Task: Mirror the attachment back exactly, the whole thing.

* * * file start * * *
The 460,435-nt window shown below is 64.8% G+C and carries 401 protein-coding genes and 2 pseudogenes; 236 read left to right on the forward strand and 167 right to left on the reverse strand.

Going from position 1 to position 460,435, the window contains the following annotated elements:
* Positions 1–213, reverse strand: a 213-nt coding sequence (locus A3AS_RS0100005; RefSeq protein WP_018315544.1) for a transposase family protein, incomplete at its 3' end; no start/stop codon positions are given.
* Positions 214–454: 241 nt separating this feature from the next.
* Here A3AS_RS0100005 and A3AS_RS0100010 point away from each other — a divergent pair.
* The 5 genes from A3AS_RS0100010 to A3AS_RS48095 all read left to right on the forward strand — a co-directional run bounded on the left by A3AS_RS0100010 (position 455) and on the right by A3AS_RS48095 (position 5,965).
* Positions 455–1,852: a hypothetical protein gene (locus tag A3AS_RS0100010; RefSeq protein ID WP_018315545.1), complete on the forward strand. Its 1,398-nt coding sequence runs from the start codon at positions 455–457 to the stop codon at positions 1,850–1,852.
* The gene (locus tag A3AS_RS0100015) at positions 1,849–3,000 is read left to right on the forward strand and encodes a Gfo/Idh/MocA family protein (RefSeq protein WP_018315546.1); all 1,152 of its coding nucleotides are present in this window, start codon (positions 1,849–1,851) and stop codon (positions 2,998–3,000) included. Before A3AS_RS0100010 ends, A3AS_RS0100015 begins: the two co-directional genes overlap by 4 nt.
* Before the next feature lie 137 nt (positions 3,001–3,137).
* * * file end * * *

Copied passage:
The 460,435-nt window shown below is 64.8% G+C and carries 401 protein-coding genes and 2 pseudogenes; 236 read left to right on the forward strand and 167 right to left on the reverse strand.

Going from position 1 to position 460,435, the window contains the following annotated elements:
* Positions 1–213, reverse strand: a 213-nt coding sequence (locus A3AS_RS0100005; RefSeq protein WP_018315544.1) for a transposase family protein, incomplete at its 3' end; no start/stop codon positions are given.
* Positions 214–454: 241 nt separating this feature from the next.
* Here A3AS_RS0100005 and A3AS_RS0100010 point away from each other — a divergent pair.
* The 5 genes from A3AS_RS0100010 to A3AS_RS48095 all read left to right on the forward strand — a co-directional run bounded on the left by A3AS_RS0100010 (position 455) and on the right by A3AS_RS48095 (position 5,965).
* Positions 455–1,852: a hypothetical protein gene (locus tag A3AS_RS0100010; RefSeq protein ID WP_018315545.1), complete on the forward strand. Its 1,398-nt coding sequence runs from the start codon at positions 455–457 to the stop codon at positions 1,850–1,852.
* The gene (locus tag A3AS_RS0100015) at positions 1,849–3,000 is read left to right on the forward strand and encodes a Gfo/Idh/MocA family protein (RefSeq protein WP_018315546.1); all 1,152 of its coding nucleotides are present in this window, start codon (positions 1,849–1,851) and stop codon (positions 2,998–3,000) included. Before A3AS_RS0100010 ends, A3AS_RS0100015 begins: the two co-directional genes overlap by 4 nt.
* Before the next feature lie 137 nt (positions 3,001–3,137).